This "sexist" campaign to recruit nurses is undermining a fragile NHS

The leaked campaign has been likened to something out of the 1970s

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By Zoë Beaty on

Barely a day goes by without a depressing headline about the NHS making an appearance in the news – and unsurprisingly, today is no different. An unpublished poster campaign to recuit nurses has caused a Twitter storm after being labelled "sexist" and "crass" – and it's difficult to disagree.

The images show two young, blonde-haired women, stood by posters in nursing uniforms. "As soon as Emma looked at John, she knew it was serious," the first poster begins. "A full fracture of the tibia." 

The second, bizarrely using romance to sell the job in the same fashion, says that "Before lunch, Izzy made Roy's heart flutter. It'd stopped for ten minutes."

You can almost hear the calls of “ooooh matron!” bouncing off the page. Unsurprisingly, the posters have elicited quite a response, with nurses all over the country voicing their anger that their integral role has been reduced to nothing more than a “crass” ad. 

“Seriously? Where are they hoping they’ll work? The 1970s?” one user tweeted. adding, “Are we not in more enlightened times?”

More said that they were “disappointed”, while one went as far as altering the captions on the posters to say, “Emma trained for years so she could recognise and take action to save your life when you are seriously ill,” and “Izzy’s knowledge and skills means she can operate the machines keeping you alive.”

The trust concerned with the posters, Hull and East Yorkshire Hospitals, who were working with Strawberry Design Agency to create the campaign, issued a statement after the posters came to light, saying that “the staff featured in this campaign have been involved in the design and creative process and have acted as ambassadors” for their organisation.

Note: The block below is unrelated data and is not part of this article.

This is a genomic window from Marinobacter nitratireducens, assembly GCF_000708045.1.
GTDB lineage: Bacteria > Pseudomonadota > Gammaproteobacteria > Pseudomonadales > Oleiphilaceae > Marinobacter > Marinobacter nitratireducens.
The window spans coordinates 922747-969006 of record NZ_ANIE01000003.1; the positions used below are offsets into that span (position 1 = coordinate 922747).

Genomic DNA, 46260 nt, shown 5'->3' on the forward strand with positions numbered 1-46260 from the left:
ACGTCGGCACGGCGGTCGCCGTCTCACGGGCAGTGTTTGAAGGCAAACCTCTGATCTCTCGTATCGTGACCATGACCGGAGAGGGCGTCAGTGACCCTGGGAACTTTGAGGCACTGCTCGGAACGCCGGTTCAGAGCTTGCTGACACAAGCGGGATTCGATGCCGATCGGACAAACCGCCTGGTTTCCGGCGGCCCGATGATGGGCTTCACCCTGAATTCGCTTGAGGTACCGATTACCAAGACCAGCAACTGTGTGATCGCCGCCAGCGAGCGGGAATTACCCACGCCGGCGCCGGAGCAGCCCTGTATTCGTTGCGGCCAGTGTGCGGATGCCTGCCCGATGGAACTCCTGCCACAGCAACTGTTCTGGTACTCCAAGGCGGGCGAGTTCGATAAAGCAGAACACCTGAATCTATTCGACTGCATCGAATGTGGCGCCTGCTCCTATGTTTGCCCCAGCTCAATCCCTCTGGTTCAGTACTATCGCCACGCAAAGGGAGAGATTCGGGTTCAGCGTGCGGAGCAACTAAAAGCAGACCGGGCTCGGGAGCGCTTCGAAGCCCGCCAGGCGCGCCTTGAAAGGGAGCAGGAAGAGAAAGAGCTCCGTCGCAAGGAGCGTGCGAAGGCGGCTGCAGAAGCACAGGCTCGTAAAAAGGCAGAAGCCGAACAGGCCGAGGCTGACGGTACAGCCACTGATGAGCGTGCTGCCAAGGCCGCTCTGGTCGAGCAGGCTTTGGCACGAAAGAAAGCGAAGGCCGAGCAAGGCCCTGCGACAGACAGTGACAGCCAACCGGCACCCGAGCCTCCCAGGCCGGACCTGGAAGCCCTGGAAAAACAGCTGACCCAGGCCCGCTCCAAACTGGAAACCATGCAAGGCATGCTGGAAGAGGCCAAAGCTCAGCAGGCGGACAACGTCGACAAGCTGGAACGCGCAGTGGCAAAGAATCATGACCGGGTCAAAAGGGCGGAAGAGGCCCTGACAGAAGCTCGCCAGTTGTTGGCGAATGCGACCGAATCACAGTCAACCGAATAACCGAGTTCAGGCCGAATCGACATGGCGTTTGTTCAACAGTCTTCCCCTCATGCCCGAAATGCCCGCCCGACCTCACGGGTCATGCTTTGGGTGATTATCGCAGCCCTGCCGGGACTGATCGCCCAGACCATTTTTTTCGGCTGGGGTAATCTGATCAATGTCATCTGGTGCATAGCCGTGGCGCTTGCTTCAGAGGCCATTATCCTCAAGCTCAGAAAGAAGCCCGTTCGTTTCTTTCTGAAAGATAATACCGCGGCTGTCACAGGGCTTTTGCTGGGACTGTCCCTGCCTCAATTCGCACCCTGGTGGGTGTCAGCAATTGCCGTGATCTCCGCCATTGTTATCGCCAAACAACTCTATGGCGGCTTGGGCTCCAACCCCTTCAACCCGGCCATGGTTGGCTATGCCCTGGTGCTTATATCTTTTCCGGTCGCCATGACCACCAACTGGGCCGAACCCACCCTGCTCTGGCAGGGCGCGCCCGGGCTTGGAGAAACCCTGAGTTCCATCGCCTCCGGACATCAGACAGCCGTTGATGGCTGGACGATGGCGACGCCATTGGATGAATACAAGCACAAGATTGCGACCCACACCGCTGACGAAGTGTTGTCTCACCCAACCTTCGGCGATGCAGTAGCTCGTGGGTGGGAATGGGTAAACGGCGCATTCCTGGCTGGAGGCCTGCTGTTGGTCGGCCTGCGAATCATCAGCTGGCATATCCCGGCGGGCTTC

The fact that the posters were even a consideration at some level shows, sadly, that the tired stereotypes which have long belittled the highly-skilled, gruelling, often thankless, work nurses do still exist

They added that the posters came into the public sphere by accident and had been rejected as the visuals for the campaign. “The visual printed in the HSJ had been presented to our trust as one format amongst a number of campaign options. We rejected it immediately and it has never been used as part of the campaign. Unfortunately it was issued to the HSJ in error when the agency submitted a range of campaign material to the publication. We are aware that the unauthorised image has caused some concerns and we would like to reassure people that we remain committed to the principles of equality and diversity.”

That the trust claim they were not planning on using the posters is the saving grace out of this most recent furore, but sadly it is indicative of a larger issue at play. While nurses are still seen through a prism of femininity – degraded not only as young, highly sexualised women, but of being more valued by society for their empathy than their intelligence and skill – we risk undermining the people who are keeping alive the greatest thing we have in Britain. 

And, as Professor June Girvin, the former Executive Director of Nursing, points out, it’s not the first instance of inappropriate portrayals of nurses in recent months. She wrote on her blog about another advert used to recruit nurses, which showed a “group of young women in uniform, presumably nurses, grinning at the camera, whilst another lay across a trolley, kicking her legs in the air. “It was, I think, meant to show the ‘fun side’ of nursing. It resulted in a Twitter surge of anger and, to the Trust in question’s credit, was quickly taken down and an apology made by the Chief Executive for any disrespect shown to the profession.”

“Nursing has a long history of denigration… and it is so ingrained culturally,” Prof Girvin added this morning when I spoke to her briefly. “This kind of incident just shows how difficult it is to get it taken seriously.”

The fact that the posters were even a consideration at some level shows, sadly, that the tired stereotypes which have long belittled the highly-skilled, gruelling, often thankless, work nurses do still exist. There’s a reason nurses have been systematically underpaid – and why they have been reported to be gearing up for their first strike in decades over pay, and why the job is still overwhelmingly associated with women – and that won’t end until these stereotypes are quashed. 


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